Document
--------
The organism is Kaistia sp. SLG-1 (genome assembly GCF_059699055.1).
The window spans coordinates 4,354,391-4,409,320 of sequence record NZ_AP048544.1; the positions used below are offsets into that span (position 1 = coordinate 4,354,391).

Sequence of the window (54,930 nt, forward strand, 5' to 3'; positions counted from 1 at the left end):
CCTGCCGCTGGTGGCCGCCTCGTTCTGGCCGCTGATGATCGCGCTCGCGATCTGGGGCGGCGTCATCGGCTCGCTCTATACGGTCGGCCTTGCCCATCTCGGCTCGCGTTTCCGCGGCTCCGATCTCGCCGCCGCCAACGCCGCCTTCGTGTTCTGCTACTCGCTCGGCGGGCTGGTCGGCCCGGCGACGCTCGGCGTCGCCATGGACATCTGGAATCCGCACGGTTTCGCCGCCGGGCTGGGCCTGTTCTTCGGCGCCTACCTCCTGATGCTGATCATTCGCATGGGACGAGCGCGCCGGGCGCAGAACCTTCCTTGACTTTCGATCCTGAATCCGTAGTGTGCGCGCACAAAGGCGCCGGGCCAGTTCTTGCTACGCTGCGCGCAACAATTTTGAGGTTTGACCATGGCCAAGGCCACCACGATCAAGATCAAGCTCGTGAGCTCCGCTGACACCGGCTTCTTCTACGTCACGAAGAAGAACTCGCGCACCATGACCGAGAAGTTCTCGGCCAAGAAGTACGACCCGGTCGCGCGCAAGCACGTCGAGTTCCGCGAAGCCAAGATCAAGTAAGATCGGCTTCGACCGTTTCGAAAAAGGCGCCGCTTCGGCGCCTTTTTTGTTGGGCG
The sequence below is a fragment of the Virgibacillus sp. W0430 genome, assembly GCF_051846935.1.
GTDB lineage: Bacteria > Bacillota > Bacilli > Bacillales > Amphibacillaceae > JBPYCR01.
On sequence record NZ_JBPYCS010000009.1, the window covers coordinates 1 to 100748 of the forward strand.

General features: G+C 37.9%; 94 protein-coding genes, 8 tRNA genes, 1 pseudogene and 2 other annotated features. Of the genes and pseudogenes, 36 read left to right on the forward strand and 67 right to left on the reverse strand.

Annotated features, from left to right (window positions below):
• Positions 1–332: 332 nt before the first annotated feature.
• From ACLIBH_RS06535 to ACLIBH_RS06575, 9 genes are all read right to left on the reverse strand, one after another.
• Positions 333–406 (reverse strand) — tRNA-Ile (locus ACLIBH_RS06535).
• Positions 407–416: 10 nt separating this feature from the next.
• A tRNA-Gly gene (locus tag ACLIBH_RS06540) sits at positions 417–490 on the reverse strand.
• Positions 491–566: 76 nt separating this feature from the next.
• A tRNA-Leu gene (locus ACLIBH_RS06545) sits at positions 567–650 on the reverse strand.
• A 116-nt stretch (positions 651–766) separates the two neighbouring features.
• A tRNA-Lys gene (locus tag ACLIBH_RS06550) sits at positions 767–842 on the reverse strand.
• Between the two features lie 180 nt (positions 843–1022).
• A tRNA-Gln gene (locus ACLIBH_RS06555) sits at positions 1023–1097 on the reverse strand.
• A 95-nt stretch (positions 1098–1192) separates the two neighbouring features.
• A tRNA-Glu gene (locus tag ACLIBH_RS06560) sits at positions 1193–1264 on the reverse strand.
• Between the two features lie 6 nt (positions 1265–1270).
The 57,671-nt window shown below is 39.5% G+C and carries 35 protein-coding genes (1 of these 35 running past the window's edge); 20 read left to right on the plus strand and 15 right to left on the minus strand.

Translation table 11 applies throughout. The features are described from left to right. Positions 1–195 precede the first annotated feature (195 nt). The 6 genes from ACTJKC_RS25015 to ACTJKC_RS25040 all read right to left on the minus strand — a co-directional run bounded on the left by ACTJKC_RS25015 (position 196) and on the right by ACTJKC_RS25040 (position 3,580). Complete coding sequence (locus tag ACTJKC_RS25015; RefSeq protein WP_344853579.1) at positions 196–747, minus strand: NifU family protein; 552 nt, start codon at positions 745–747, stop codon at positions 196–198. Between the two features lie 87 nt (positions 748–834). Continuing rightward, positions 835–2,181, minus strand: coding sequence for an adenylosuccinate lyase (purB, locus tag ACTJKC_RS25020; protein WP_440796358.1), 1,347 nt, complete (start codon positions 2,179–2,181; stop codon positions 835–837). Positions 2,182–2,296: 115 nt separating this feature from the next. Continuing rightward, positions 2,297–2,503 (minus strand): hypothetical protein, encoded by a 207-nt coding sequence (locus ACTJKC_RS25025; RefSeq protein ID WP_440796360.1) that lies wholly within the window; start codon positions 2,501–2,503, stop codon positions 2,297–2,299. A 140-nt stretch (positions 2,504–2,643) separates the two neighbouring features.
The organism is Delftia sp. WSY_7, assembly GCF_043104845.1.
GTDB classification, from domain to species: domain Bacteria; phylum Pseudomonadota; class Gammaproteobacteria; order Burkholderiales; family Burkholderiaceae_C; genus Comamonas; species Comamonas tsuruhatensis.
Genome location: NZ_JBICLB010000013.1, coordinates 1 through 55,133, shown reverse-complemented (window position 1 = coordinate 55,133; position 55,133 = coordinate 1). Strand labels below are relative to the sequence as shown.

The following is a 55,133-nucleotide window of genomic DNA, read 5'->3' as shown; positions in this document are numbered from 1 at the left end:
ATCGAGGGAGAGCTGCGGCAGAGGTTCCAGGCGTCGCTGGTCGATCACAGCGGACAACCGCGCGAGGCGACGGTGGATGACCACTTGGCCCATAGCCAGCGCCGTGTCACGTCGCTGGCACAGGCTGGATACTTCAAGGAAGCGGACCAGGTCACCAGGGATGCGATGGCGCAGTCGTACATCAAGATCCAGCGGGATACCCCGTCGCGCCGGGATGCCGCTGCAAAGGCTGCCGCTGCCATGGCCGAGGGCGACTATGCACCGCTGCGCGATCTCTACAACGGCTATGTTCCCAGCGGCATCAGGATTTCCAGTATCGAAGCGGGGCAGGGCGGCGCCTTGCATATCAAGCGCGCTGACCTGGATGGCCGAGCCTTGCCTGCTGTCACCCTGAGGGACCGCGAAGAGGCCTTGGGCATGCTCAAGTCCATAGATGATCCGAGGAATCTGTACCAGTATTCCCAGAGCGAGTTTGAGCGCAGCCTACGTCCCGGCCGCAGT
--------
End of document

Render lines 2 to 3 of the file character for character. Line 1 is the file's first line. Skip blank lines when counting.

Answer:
The window spans coordinates 4,354,391-4,409,320 of sequence record NZ_AP048544.1; the positions used below are offsets into that span (position 1 = coordinate 4,354,391).

Sequence of the window (54,930 nt, forward strand, 5' to 3'; positions counted from 1 at the left end):